Another way to prevent injury is to go at your own pace. Don’t attempt tricks that you aren’t ready for. Build up your skills and be patient.

Since fat people have more mass, our momentum is increased.

That means that if you’re going down a hill and start at the same time as your skinny pal, you’re going to reach the bottom first because of gravity.

Injuries are most common because skaters are so close to the ground and moving fast. Always check how steep the incline is. If it looks too tough, grab your board and walk down.

Better safe than sorry!

What Type of Skateboard is Best For Fat or Bigger Riders?

Nowadays there is actually a pretty good variety of options for those of us on the heavier side.

We can finally buy the right kind for our body types!

Focus on the material, wheels, and trucks. Skateboards built for big riders are typically made of bamboo or fiberglass. These two materials are extra durable and provide the needed support for large weights.

You’ll also want to look for as wide of a deck as possible. An eight-inch deck is a great place to start. If you can find a deck closer to ten inches, that’s even better.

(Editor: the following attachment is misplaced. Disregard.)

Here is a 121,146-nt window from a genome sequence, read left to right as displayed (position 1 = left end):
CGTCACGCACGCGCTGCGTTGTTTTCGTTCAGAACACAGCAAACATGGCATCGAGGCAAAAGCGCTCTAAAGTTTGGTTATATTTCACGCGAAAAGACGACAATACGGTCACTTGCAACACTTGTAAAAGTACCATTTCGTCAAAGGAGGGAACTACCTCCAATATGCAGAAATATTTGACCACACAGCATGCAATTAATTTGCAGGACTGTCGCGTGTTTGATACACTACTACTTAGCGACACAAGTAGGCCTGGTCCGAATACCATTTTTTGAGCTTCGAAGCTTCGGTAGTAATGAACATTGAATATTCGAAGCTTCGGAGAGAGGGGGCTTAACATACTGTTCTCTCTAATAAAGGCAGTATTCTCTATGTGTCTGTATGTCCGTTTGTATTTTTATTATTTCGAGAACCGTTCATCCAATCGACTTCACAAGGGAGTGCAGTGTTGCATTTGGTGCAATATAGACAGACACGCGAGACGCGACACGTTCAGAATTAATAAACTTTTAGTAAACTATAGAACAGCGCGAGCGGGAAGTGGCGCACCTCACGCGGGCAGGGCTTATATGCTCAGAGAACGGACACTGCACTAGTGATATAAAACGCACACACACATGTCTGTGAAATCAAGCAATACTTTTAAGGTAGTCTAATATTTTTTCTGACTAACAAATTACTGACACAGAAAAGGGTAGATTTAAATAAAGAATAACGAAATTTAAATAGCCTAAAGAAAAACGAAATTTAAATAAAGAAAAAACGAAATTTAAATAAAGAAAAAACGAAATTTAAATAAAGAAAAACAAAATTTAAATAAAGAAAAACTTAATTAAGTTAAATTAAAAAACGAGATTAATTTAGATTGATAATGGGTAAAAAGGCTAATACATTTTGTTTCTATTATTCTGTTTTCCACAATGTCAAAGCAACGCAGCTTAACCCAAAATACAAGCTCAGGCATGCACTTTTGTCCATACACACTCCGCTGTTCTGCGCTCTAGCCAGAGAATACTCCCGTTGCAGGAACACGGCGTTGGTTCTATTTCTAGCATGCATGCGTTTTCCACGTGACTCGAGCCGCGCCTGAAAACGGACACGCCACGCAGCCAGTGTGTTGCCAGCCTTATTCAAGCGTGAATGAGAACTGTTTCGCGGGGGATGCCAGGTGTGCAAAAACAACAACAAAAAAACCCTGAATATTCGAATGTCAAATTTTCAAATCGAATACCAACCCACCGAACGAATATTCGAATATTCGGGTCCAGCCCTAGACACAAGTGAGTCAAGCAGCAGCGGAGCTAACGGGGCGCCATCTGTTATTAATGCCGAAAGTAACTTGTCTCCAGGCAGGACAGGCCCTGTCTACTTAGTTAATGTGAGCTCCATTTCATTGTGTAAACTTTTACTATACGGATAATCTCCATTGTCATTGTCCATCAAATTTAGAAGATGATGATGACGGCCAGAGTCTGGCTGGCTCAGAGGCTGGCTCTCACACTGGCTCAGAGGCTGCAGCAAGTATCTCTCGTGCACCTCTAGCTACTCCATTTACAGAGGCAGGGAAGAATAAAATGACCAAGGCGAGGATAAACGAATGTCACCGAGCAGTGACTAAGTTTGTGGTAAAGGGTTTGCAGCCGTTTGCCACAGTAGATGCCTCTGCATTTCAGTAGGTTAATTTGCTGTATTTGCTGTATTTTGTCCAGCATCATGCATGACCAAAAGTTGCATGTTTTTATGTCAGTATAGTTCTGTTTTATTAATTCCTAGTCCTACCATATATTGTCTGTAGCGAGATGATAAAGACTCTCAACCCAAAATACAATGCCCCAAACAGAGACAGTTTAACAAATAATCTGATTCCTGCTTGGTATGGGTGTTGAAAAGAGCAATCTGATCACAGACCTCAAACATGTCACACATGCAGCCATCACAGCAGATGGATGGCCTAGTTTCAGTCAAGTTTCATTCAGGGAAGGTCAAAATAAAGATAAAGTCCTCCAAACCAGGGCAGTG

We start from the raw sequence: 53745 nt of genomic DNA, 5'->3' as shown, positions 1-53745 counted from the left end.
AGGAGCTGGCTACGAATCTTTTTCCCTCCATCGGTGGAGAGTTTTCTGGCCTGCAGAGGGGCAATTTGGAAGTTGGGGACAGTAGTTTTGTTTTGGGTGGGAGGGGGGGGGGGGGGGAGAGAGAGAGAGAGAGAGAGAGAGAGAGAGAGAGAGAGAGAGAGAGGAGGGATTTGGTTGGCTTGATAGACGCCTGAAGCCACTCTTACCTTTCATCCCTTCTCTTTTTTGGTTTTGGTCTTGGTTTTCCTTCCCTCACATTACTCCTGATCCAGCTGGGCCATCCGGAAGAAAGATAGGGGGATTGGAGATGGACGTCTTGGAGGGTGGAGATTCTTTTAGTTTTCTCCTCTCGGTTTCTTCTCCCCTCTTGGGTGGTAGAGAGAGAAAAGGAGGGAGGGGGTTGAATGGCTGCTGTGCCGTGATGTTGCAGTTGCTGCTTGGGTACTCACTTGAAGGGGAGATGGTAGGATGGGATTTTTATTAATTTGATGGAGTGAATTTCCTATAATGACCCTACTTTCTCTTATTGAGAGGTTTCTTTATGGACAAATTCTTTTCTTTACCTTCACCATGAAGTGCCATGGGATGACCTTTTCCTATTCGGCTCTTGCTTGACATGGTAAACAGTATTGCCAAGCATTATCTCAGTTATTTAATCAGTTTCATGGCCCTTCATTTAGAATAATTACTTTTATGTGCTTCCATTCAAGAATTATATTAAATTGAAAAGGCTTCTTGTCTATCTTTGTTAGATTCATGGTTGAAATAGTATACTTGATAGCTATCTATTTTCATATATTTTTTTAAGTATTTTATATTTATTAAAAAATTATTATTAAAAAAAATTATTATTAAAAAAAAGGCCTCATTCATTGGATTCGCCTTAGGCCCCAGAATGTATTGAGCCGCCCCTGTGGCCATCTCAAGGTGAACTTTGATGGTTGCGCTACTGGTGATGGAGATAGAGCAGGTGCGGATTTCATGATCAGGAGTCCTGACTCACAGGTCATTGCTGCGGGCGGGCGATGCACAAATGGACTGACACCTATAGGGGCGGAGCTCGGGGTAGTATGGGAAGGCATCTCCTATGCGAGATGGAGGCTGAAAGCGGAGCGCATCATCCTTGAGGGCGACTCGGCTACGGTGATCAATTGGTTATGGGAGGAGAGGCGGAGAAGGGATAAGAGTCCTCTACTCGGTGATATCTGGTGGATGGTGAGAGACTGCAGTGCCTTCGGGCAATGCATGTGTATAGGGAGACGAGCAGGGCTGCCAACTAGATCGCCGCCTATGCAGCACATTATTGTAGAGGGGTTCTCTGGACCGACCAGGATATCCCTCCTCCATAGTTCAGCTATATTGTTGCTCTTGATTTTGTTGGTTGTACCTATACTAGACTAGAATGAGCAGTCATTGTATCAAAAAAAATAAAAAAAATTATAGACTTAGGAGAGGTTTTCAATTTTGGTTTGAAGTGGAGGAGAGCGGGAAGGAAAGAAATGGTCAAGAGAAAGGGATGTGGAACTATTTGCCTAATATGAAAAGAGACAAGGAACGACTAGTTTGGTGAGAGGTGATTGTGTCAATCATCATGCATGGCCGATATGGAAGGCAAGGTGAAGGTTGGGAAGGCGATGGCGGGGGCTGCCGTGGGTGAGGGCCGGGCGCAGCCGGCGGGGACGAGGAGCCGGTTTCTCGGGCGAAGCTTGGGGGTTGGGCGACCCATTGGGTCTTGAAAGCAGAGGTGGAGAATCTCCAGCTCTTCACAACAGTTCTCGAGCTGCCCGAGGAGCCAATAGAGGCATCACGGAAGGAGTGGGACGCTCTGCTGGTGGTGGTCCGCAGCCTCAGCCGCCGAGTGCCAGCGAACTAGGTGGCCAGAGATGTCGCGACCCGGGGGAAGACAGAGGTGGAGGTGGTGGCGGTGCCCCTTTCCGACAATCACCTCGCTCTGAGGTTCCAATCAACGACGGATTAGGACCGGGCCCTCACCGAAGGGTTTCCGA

Bigger wheels will offer more support. Aim for wheels that are 70mm or higher. Heavier riders should also look for a skateboard with at least a 40-degree truck.

The Whome skateboard is a favorite among fat riders. The deck is made of heavy maple wood which is supportive enough for big guys and gals. The upgraded wheels and pro truck give you optimum comfort and control.

The board is nimble enough for tricks and is durable enough to handle a beating. You can check out some of the reviews and see today’s price on Amazon by clicking here.

If you’re really just looking to cruise, Whome also makes a great longboard which you can also check out on Amazon. It’s not as agile or light as a regular skateboard, but with a 9.5-inch deck it will accommodate up to 330 pounds. That means it’s great for bigger bodies.

All Whome boards have slick colors and creative designs. My favorite is Color 4.

You won’t find many subtle designs on skateboards. Go for the statement!

Final Thoughts

Skateboarding can get you from point A to B faster or can be a strategy for you to earn street cred.

Your size doesn’t exclude you from participating in this fun sport. Anyone can skateboard, but you need to invest in the right kind of board for your size.

Follow these tips for safety, comfort, and a joyful ride. Who knows, you might just be the next Tony Hawk. See you at the X Games!

Camila R.

Camila is a body positive blogger and fat activist that's focused on helping people of all sizes live life big! That means accepting yourself at any size and just enjoying life! She lives in New Mexico with her husband and two chihauhuas.